By Chris Richard
Residents of a South Los Angeles neighborhood and activists from throughout Southern California engaged in an act of civil disobedience three months ago: They planted tomatoes, corn, chilis, marigolds and other plants in curbside gardens along a whole block of 58th Street in Los Angeles.
At the time, the city required the area between a sidewalk and the curb to be “free of obstruction,” including vegetable plots.
But health activists and South Los Angeles residents said such gardens provided needed fresh produce. Citations issued to a handful of curbside revolutionaries elsewhere in the city drew widespread criticism, and, days after the 58th Street insurrection, the City Council voted to suspend enforcement of the law.
In October, the Council dropped the prohibition altogether. Now the 58th Street gardeners are on the march, hoping to spread vegetable plots for block upon block.
The goal, said Michelle Kennedy of Strategic Actions for a Just Economy, is to plant not just vegetables, but a sense of community.
“The change in the law makes it easier to start to build community in neighborhoods without having to worry about running afoul of city ordinances, so that definitely a plus,” she said.
“We think of things like these gardening projects as a way for neighbors to start to get to know each other, to start to build some ownership in their neighborhoods and start to realize they can make changes, even if it’s something like gardening in a parkway, that lead to bigger things.”
Neighborhood resident Teodora Flores, planting a new garden box along her curb, said she can see that idea at work already.
“One garden inspires the neighbors to improve the neighborhood, and it goes from there,” she said. “Also, it’s nice to have something to eat from these little plants.”
When Melissa Chadburn of the Magnolia Community Initiative worked on the planting project in August, she invited two neighborhood girls to join in and also took them out for lunch. One told her that she’d never before tasted a tomato.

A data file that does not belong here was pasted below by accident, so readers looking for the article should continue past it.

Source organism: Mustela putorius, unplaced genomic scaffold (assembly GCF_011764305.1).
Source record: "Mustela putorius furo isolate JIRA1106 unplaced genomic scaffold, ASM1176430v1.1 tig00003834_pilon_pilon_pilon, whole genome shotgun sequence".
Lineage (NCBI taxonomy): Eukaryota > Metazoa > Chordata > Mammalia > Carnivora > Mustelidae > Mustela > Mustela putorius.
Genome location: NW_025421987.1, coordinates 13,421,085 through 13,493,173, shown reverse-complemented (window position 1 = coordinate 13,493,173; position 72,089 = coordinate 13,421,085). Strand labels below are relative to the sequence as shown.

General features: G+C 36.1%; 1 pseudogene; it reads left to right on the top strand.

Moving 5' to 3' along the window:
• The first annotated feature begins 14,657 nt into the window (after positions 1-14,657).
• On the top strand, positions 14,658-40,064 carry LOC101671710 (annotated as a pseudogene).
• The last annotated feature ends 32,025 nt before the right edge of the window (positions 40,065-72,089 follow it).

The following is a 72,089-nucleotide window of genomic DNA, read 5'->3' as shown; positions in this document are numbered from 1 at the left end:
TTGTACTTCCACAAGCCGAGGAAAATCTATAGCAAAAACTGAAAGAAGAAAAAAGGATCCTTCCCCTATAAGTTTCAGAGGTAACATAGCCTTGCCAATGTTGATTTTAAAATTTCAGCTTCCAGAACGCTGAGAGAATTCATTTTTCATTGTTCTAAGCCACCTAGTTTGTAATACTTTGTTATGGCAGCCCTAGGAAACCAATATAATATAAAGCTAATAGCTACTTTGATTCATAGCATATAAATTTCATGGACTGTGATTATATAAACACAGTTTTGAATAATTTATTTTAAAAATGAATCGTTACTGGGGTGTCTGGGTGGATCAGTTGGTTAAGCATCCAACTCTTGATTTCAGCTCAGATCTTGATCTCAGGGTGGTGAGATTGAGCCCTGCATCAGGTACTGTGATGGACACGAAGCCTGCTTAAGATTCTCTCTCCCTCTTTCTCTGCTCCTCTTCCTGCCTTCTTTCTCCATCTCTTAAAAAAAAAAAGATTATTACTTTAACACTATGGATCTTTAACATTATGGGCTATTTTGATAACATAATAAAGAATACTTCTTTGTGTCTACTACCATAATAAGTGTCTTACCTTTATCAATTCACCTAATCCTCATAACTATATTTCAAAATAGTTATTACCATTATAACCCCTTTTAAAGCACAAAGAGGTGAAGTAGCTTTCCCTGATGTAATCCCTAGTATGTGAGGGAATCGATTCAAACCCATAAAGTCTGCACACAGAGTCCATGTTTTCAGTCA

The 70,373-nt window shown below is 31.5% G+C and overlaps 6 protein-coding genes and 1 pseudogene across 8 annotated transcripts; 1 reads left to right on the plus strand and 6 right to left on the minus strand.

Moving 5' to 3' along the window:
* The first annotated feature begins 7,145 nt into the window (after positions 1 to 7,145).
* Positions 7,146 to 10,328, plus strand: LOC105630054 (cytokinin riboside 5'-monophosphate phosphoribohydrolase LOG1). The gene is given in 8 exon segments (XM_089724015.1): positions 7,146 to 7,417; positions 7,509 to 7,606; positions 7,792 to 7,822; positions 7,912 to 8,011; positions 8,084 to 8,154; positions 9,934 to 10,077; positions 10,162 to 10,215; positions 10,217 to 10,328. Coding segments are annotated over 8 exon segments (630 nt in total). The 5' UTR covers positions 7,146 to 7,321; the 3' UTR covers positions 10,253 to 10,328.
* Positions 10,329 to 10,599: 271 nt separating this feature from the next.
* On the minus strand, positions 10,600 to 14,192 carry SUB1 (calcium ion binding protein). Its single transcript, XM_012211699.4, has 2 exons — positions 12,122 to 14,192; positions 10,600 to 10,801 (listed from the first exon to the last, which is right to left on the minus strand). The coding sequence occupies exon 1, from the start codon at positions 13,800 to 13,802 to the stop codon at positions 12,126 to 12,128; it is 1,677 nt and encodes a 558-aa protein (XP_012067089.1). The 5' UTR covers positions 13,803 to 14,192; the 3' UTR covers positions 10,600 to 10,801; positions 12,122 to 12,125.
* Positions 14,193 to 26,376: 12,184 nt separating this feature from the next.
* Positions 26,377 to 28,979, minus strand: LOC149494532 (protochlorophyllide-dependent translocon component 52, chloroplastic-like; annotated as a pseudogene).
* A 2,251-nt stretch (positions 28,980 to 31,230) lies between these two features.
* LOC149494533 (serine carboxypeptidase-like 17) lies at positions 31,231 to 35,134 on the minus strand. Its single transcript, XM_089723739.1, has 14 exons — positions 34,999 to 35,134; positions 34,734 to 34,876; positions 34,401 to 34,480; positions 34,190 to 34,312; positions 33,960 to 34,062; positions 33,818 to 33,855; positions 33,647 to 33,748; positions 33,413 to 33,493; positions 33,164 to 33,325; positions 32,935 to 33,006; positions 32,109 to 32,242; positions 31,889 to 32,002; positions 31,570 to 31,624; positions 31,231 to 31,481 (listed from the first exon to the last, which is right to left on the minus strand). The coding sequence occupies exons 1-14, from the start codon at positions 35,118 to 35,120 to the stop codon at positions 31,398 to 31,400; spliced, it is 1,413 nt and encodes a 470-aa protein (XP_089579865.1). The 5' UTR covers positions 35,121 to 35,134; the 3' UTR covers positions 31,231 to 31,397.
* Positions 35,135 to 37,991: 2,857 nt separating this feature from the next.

Later, Chadburn saw the girl planting a tomato in front of her own house. She said it’s important to a child’s upbringing to understand the connection between plants and food.
“I think gardening could build empathy, actually tending to something, seeing it grow, understanding it as a living thing,” she said.
“To see that you could have something, a realistic palpable thing outside of your house, to see that the community cares about your neighborhood and you yourself have something to care for, I think that’s the first step, absolutely.”
City Councilman Curren Price, who represents the area, said he hopes the idea catches on more broadly.
“This is an important initiative from a community organizing point of view, from a healthy foods point of view, from a beautifying our neighborhoods point of view,” he said.
Likewise, City Council President Herb Wesson, who championed proposals to revise and then drop the gardening prohibition, has asked for a report on surplus city land that might be used for community gardens, Wesson spokesman Edward Johnson said.
Still, Lisa Hubbard of St. John’s Well Child & Family Center, which is on 58th Street and which helped organize both planting sessions, thinks the friction with Los Angeles’ city government may not be over. The area’s land is so poor that gardens require planting in boxes filled with topsoil, structures that still aren’t approved for curbside use, Hubbard said.
“We support whatever anybody wants to do to plant and seed the land to grow what they need to grow, and it will be an ongoing wrangle with city bureaucrats, leaders and others to determine how best to do this,” she said.